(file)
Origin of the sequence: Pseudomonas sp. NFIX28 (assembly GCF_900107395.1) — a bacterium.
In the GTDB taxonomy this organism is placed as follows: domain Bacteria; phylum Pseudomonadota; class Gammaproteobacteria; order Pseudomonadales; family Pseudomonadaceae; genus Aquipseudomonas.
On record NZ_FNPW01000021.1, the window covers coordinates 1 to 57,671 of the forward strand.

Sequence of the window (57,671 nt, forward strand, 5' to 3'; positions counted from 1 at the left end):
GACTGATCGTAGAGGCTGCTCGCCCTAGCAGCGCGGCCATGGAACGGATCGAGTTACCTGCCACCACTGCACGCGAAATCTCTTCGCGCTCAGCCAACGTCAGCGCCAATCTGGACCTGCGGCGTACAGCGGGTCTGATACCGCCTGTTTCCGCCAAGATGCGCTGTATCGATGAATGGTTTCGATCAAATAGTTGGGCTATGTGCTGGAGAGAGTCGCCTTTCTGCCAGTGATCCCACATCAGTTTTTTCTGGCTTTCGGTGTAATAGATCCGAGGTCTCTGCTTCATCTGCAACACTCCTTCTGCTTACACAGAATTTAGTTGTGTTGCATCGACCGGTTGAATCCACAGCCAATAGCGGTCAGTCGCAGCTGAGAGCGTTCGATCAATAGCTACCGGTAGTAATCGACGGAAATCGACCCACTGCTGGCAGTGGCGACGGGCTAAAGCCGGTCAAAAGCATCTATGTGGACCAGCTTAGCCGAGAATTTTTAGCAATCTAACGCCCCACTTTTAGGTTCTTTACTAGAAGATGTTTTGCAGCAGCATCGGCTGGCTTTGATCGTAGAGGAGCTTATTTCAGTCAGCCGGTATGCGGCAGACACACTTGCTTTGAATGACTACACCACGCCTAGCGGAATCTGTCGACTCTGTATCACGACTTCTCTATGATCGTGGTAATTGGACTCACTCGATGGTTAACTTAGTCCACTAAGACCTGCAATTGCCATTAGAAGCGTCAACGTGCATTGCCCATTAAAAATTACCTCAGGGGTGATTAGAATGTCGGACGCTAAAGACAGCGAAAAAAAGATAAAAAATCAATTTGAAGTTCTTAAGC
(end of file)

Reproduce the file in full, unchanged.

Origin of the sequence: Pseudomonas sp. NFIX28 (assembly GCF_900107395.1) — a bacterium.
In the GTDB taxonomy this organism is placed as follows: domain Bacteria; phylum Pseudomonadota; class Gammaproteobacteria; order Pseudomonadales; family Pseudomonadaceae; genus Aquipseudomonas.
On record NZ_FNPW01000021.1, the window covers coordinates 1 to 57,671 of the forward strand.

Sequence of the window (57,671 nt, forward strand, 5' to 3'; positions counted from 1 at the left end):
GACTGATCGTAGAGGCTGCTCGCCCTAGCAGCGCGGCCATGGAACGGATCGAGTTACCTGCCACCACTGCACGCGAAATCTCTTCGCGCTCAGCCAACGTCAGCGCCAATCTGGACCTGCGGCGTACAGCGGGTCTGATACCGCCTGTTTCCGCCAAGATGCGCTGTATCGATGAATGGTTTCGATCAAATAGTTGGGCTATGTGCTGGAGAGAGTCGCCTTTCTGCCAGTGATCCCACATCAGTTTTTTCTGGCTTTCGGTGTAATAGATCCGAGGTCTCTGCTTCATCTGCAACACTCCTTCTGCTTACACAGAATTTAGTTGTGTTGCATCGACCGGTTGAATCCACAGCCAATAGCGGTCAGTCGCAGCTGAGAGCGTTCGATCAATAGCTACCGGTAGTAATCGACGGAAATCGACCCACTGCTGGCAGTGGCGACGGGCTAAAGCCGGTCAAAAGCATCTATGTGGACCAGCTTAGCCGAGAATTTTTAGCAATCTAACGCCCCACTTTTAGGTTCTTTACTAGAAGATGTTTTGCAGCAGCATCGGCTGGCTTTGATCGTAGAGGAGCTTATTTCAGTCAGCCGGTATGCGGCAGACACACTTGCTTTGAATGACTACACCACGCCTAGCGGAATCTGTCGACTCTGTATCACGACTTCTCTATGATCGTGGTAATTGGACTCACTCGATGGTTAACTTAGTCCACTAAGACCTGCAATTGCCATTAGAAGCGTCAACGTGCATTGCCCATTAAAAATTACCTCAGGGGTGATTAGAATGTCGGACGCTAAAGACAGCGAAAAAAAGATAAAAAATCAATTTGAAGTTCTTAAGC